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The jury selection for the school killer in Florida is entering its second phase

The jury selection for the school killer in Florida is entering its second phase

FORT LODERDALE, FL (AP) – The selection of the jury in the penalty shootout over the school shooter from Florida Nicholas Cruz became the second …

FORT-LAUDERDAYLE, FL (AP) – The selection of jurors in the trial of Florida school shooter Nicholas Cruz on Monday entered the second phase, when lawyers asked questions to potential jurors, and one candidate compared it to an interview for “the hardest work” in my “life”.

Lawyers asked jurors about their views on the death penalty and knowledge of the February 14, 2018 shooting at Margery Stoneman Douglas High School in Parkland, which killed 14 students and three staff members.

In October, the 23-year-old Cruz pleaded guilty to 17 counts of first-degree murder, so the 12 jurors who will eventually be selected will decide only whether he is sentenced to death or life imprisonment without parole. Eight alternatives will also be selected.

During the morning hearing, Cruz’s lawyer, Casey Sekor, delved into persuading potential jurors through an interrogation that lasted 45 minutes or more, in part because of legal disputes over some of his issues. It took nearly four hours to interrogate the first three potential jurors, the first of a group of 400 people who said during the preview that they could serve from mid-June to September, the scheduled length of the trial. They are expected to return for questioning in the coming weeks.

The prosecution, meanwhile, asked several key questions, and it was done – except that they repeatedly objected when they believed that Sekor’s questions went beyond being too specific to Cruz’s case. Due to the fact that the interrogation of potential jurors took a long time, District Judge Elizabeth Scherer later switched to interrogating jurors in groups due to the objections of Cruz’s lawyers.

The opposing strategies of the parties became apparent from the first interviewed potential juror, a woman of about 40 years. As long as the names of potential jurors are announced in court, the Associated Press does not use them to protect their privacy during the trial.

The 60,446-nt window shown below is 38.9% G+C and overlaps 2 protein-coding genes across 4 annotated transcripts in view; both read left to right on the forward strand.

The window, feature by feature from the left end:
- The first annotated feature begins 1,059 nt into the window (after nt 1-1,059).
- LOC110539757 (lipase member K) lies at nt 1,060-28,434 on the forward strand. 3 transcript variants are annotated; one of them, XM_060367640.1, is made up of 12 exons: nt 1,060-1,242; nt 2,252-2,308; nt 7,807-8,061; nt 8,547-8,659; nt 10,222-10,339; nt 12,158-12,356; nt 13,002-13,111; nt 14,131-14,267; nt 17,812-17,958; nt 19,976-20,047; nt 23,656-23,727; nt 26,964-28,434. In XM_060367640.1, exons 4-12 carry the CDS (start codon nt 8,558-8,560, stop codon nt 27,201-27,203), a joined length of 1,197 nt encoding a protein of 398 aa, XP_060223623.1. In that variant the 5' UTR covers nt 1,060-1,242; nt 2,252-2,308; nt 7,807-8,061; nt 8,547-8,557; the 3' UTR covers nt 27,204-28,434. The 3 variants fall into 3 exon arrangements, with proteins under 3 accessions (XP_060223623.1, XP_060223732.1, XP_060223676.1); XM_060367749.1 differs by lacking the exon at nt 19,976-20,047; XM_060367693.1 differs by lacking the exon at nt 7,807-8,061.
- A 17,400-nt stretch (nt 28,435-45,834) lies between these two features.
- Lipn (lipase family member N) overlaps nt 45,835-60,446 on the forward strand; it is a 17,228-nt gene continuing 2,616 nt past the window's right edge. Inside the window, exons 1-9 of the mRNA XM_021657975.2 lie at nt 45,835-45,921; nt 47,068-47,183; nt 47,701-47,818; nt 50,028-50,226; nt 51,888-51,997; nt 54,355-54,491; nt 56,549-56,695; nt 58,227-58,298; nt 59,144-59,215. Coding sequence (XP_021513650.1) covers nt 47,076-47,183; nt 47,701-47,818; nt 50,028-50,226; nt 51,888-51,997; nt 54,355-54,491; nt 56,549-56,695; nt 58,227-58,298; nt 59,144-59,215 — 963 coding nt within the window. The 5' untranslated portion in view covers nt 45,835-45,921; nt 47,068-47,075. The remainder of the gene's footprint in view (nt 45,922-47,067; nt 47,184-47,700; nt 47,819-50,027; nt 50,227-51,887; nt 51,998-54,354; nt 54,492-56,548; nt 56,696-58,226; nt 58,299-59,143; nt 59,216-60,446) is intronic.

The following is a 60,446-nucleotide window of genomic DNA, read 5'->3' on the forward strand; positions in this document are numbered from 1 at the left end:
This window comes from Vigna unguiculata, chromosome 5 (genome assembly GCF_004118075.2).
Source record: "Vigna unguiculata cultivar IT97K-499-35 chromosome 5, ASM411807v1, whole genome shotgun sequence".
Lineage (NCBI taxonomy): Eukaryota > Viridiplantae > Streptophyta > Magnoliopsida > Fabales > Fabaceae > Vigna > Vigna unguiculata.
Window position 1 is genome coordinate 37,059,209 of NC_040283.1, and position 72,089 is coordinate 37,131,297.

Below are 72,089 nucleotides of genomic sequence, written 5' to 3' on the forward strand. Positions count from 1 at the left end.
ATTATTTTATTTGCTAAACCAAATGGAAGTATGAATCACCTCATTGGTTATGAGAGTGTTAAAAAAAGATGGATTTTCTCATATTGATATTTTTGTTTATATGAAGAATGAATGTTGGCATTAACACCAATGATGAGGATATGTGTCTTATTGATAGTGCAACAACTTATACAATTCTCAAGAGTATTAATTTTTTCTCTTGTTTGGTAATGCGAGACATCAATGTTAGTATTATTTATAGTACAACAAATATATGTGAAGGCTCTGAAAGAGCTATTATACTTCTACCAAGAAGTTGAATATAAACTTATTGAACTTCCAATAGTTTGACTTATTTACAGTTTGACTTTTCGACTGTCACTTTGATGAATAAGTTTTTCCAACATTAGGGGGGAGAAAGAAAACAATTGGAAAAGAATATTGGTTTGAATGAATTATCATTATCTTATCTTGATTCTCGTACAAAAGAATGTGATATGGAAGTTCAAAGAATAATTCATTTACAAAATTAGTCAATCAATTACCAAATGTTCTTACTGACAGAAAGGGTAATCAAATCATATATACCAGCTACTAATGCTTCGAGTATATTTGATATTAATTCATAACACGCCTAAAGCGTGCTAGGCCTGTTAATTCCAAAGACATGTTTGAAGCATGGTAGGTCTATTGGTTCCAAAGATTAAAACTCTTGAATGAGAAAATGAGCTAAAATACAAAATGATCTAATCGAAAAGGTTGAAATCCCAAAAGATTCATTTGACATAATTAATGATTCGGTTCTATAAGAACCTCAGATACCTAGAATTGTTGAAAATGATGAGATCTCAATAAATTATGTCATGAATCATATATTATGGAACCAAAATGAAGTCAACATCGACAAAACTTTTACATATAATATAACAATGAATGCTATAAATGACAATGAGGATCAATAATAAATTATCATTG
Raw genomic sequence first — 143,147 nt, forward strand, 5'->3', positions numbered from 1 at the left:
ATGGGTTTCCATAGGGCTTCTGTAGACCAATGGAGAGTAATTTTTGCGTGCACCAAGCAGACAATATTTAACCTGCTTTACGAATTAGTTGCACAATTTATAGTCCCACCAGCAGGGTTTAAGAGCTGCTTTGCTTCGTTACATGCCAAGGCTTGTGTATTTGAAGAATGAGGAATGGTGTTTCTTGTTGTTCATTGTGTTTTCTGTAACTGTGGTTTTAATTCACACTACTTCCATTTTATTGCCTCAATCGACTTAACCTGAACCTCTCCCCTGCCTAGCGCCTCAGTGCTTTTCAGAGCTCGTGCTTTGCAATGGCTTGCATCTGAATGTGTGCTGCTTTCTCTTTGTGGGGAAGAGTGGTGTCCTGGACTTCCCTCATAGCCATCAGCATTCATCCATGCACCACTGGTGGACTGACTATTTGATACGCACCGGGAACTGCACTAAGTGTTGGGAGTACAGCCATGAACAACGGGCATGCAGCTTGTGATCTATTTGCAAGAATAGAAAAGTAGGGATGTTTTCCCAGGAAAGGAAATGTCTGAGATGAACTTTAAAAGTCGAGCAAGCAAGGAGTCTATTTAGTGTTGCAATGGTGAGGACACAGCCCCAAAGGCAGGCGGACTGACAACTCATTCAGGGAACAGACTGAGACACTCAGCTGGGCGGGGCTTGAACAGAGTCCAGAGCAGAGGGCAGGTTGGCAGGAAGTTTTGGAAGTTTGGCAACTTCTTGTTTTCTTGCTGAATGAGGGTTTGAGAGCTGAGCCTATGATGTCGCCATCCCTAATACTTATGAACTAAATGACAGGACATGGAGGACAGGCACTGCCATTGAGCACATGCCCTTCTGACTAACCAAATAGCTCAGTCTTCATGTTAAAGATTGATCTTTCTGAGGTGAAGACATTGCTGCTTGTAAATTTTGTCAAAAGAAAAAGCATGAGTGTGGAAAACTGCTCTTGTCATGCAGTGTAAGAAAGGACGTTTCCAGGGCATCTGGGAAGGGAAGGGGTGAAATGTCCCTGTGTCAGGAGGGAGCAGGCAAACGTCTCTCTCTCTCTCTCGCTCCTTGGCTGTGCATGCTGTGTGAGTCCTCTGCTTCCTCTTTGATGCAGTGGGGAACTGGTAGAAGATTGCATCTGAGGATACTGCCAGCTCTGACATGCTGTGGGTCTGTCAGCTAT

The woman told Attorney General Mike Satsu that although she is familiar with Stoneman Douglas’ executions, she does not know many details. She told him she could follow the law and, if necessary, be sentenced to death.

Sekor, a specialist in the death penalty, asked the woman if she had been the ruler of the island, whether there would have been the death penalty on it. She said she would not. When asked why, the woman paused for a few seconds.

“I understand that some actions are simply inexplicable,” she said. “But I’m just a person, right? And I don’t have the strength to understand what made someone commit the act. No one has such power but God. … Nothing will return the victims. ” Due to the objections of the prosecutor’s office, her interview lasted almost 90 minutes. She underwent an examination and was told to return for the third and final round of interrogation in a couple of weeks.

The prosecution or defense may ask Scherer to dismiss the juror for a reason if they can convince her that the candidate may not be fair to them. Each party also has 10 mandatory tasks to dismiss a juror for any reason other than race or gender. Because of the complexity of the case, Scherer said she could give each side more.

To be elected, jurors must agree that they can set aside their knowledge of the case and base any decision on what will be presented in court. They must also agree that they can carry out the death penalty if they believe the evidence requires it, but also do not believe that all murderers should be punished.

Under Florida law, jurors must decide whether aggravating factors prevail that will bring charges, such as the number of victims, Cruz’s planning and the brutality he demonstrated, mitigating factors such as his long history of mental and emotional problems, his possible sexual and sexual abuse. parents. For Cruz to receive the death penalty, the sentence must be unanimous. If even one juror disagrees, he will receive a life sentence without parole.

A second potential juror, a woman in her 20s, said the death sentence “is an important decision that requires a lot of attention”. But she also believed that sentencing a first-degree murderer to death “is the most sensible position.”

“Like an eye for an eye,” she said. But during Sats’ interrogation, she said she did not believe the death penalty should be automatic. She was fired after the defense objected.

A third potential juror, a man in his 60s, said his cousin was recently released from prison after 40 years for killing someone when they were teenagers. He first said he could face the death penalty if the prosecution made its case. But when he was pressured by Sekor, the man indicated that the death penalty could be an appropriate punishment for Cruz.

“It’s much higher than anything any of us have ever thought about. It is not one person and one victim, ”he said. “It’s a massacre – what else could it be?” He then referred to Saturday’s murder of 10 people in Buffalo, New York, allegedly an 18-year-old teenager, saying: “It seems to be happening in our country.” He was told to return for further questioning.

In all, 10 of the 17 jurors passed the second stage on Monday and will be returned to the third round.

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